A reader named Pradeep wrote to tell us about India’s veg-friendly food-labeling system, in which a green dot on a product means it does not contain any animal ingredients. Pradeep is now in the United States and has difficulty identifying veg products. He has to examine food labels and determine whether unfamiliar ingredients might be derived from animals.
And it’s no wonder. Here’s a little background for those who may not be aware of how veg food labeling works in the United States (hint: it’s much different from India’s system). The U.S. Food and Drug Administration’s (FDA’s) Food Labeling Guide only addresses animal products in the food allergen section, and the FDA passes the buck by saying: “We recommend that producers of meat products, poultry products, and egg products, which are regulated by the U.S. Department of Agriculture (USDA), contact appropriate USDA agency staff regarding the labeling of such products.” A search through the bewildering maze of the USDA’s Web site doesn’t shed much light on that agency’s stance on labeling.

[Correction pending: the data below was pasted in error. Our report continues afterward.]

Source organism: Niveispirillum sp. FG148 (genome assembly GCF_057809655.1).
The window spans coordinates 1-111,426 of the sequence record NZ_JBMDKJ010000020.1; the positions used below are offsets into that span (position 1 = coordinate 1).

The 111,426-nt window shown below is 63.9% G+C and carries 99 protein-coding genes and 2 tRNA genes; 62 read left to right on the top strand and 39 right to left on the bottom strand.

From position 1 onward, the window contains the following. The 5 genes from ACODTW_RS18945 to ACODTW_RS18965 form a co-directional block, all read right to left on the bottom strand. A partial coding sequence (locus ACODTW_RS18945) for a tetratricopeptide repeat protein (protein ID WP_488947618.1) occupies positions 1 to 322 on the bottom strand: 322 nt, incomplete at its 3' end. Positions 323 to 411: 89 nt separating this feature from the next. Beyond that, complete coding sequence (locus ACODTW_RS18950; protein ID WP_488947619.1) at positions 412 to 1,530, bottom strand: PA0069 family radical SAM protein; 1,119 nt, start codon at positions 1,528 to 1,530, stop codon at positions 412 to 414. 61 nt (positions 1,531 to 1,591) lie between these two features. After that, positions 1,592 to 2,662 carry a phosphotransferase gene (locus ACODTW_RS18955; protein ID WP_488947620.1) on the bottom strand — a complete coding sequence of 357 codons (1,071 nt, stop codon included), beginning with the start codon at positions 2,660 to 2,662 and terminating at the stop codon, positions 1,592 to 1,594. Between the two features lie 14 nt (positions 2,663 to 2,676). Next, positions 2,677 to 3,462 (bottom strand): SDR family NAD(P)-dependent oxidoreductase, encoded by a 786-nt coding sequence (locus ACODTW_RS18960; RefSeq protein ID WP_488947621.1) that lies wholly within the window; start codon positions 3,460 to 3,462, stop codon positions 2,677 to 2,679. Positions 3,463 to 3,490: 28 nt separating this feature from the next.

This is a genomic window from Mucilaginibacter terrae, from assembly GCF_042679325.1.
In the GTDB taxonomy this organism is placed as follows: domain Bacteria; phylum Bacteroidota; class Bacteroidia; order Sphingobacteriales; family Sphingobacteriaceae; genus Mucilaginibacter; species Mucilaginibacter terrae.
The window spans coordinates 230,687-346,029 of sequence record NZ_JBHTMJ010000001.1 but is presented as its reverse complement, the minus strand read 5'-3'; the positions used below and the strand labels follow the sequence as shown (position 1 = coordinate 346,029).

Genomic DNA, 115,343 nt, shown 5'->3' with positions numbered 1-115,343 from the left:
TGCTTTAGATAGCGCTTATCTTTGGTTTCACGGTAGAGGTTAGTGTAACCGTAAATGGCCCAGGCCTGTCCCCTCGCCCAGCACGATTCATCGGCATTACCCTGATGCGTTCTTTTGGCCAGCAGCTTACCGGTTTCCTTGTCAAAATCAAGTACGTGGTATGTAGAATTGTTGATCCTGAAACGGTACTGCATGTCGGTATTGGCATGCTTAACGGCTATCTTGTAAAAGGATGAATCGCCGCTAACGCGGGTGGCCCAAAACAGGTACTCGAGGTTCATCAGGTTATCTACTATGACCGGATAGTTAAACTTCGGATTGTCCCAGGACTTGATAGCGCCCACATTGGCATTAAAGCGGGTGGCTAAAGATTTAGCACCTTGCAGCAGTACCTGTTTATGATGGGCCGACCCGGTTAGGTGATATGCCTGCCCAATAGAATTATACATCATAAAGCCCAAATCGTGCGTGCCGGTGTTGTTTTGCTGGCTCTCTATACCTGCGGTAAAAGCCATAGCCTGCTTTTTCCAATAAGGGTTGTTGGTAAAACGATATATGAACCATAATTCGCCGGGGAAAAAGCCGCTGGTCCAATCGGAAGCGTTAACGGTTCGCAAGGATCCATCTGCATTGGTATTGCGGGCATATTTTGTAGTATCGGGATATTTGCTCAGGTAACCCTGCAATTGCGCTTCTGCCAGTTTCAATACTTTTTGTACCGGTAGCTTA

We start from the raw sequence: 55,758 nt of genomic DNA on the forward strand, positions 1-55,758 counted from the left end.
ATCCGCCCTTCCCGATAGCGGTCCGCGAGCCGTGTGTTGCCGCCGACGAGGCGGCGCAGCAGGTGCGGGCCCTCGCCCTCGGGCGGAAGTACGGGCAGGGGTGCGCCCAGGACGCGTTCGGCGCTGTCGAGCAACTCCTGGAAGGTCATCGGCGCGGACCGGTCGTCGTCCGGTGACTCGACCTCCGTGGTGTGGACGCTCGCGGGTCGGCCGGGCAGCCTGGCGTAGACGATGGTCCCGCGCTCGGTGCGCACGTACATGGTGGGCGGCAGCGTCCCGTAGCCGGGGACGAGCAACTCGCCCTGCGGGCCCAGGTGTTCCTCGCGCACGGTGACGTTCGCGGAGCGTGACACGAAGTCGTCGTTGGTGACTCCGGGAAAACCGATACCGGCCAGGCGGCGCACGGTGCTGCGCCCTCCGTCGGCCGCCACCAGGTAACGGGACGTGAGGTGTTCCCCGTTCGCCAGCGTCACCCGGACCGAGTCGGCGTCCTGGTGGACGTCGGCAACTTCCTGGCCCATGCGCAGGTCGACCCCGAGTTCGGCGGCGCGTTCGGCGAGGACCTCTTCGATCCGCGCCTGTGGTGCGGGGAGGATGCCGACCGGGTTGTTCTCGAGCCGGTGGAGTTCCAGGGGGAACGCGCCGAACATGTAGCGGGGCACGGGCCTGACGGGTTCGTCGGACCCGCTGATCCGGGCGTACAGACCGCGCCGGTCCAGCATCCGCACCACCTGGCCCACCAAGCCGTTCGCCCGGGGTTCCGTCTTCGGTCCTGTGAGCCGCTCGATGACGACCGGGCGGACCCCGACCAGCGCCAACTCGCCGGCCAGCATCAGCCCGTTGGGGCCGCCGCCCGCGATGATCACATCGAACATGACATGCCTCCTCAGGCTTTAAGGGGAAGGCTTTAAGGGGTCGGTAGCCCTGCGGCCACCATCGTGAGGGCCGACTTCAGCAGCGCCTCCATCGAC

Enter the Vegetarian Resource Group (VRG), which provided a thoroughly researched overview of the labeling situation in 2006, concluding, “There is no federal regulation of the word ‘vegetarian’ or ‘vegan’ in the United States.” So although food products in the United States lack a federal label that would indicate products containing animal ingredients, individual organizations are stepping up to the plate to address the issue. The Vegetarian Label Fact Table in the VRG’s article compares these labels and what each might indicate.
If anyone is interested in working with Pradeep on a labeling campaign in the United States, contact us and we’ll forward your info to him. In the meantime, keep reading those labels, and share your shopping strategies with us.